Georgian cooperatives – boosting agriculture and rural development

nov 5 2018

Although cooperatives are efficient structures for small-scale producers, they are perceived very negatively in the post-Soviet countries. Instead of the democratization, sovereignty and economic benefits, Soviet cooperatives (or kolkhozes), delivered rather land grabbing and nationalization of private sector. While European or North-American cooperatives were centres of thriving economic life, Soviet kolkhoz was a tool for five-year planning and economic regulation. Is it even possible to work with the idea of cooperatives in such environment? Yes! Georgia is the case where “modern” cooperatives are flourishing with proper campaigning and advocacy.

Agricultural project of People in Need NGO in Terjola region in GeorgiaAgricultural project of People in Need NGO in Terjola region in Georgia

In the field of development assistance, cooperatives and self-help groups are currently recognized as efficient and effective tool for community activization, democratization and capital mobilization. The success can be seen across the globe, from Latin America to Africa. Despite this fact, people in post-Soviet countries keep distrust to cooperatives and the label itself often triggers passionate debate about the history. Five years ago, Georgians had the very similar attitude to cooperatives as thousands of people living in the post-soviet countries. However, thanks to wide-spread campaigning and support from the government together with international and local NGOs and EU the situation has changed rapidly.

True cooperative pioneers in Germany and England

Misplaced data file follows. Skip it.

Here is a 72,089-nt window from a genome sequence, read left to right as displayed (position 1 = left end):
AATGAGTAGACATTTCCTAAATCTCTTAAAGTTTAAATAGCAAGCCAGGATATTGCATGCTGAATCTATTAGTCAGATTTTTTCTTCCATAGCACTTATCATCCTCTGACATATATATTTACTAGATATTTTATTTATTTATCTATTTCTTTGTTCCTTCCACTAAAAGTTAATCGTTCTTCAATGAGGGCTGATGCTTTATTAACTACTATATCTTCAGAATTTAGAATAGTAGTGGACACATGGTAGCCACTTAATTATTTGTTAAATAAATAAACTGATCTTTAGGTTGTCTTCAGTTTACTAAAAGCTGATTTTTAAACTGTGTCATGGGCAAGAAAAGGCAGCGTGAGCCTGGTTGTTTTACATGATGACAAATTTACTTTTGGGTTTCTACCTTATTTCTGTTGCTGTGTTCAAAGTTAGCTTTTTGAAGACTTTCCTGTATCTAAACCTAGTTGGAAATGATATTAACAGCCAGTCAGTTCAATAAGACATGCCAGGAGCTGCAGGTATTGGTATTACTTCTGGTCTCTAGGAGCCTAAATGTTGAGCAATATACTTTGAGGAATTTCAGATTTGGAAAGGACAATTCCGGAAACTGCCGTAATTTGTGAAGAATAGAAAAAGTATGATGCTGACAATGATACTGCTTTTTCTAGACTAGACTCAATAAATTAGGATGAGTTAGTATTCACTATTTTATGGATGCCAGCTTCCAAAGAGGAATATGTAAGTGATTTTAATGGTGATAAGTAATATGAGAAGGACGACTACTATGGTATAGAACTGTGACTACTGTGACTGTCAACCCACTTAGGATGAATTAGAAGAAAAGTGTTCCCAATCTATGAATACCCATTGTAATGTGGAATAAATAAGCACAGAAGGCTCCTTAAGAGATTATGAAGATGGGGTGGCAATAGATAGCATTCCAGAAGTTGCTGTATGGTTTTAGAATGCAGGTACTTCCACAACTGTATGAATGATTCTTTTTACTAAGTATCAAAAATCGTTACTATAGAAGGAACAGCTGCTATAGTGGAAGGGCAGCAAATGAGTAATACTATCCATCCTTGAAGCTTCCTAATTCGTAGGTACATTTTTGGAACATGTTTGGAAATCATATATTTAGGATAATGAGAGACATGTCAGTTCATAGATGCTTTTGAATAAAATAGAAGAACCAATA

The roots of cooperatives can be found in the era of industrialization, when the newly developing industry needed to satisfy its labour demand. Suddenly, cities were offering jobs and attracting people from the countryside. While the peasant life was tough and dirty, cities were promising prosperity and glory. Of course, the glamorized urban life was lived mainly by the aristocracy and the migrants from countryside had no other choice than to work as a cheap labour in alarming conditions and to live in the poverty again. The early stage of capitalism was ruining working class life and resulted in the need of cooperation.

Although the first ideas of collective action and community institutionalization emerged in Germany, the true cooperative pioneers were from England. In 1844 was established Rochdale Society of Equitable Pioneers, a group of 28 dissatisfied textile workers from Rochdale. The aim of the Society was to defend the rights of working class as well as to fight for higher salaries. Rather than to strike and become violent, the members of the Rochdale Society of Equitable Pioneers focused on benefits rising from the cooperation among community members. The cooperative was building houses for its members as well as was selling goods for fair price. The work and action of society was based on the set of principles, among other: self-help, responsibility, democracy, equality, solidarity and justice. These principles are used until today and are officially recognized by International Alliance of Cooperatives (ICA).

Farming collectively after the Soviet revolution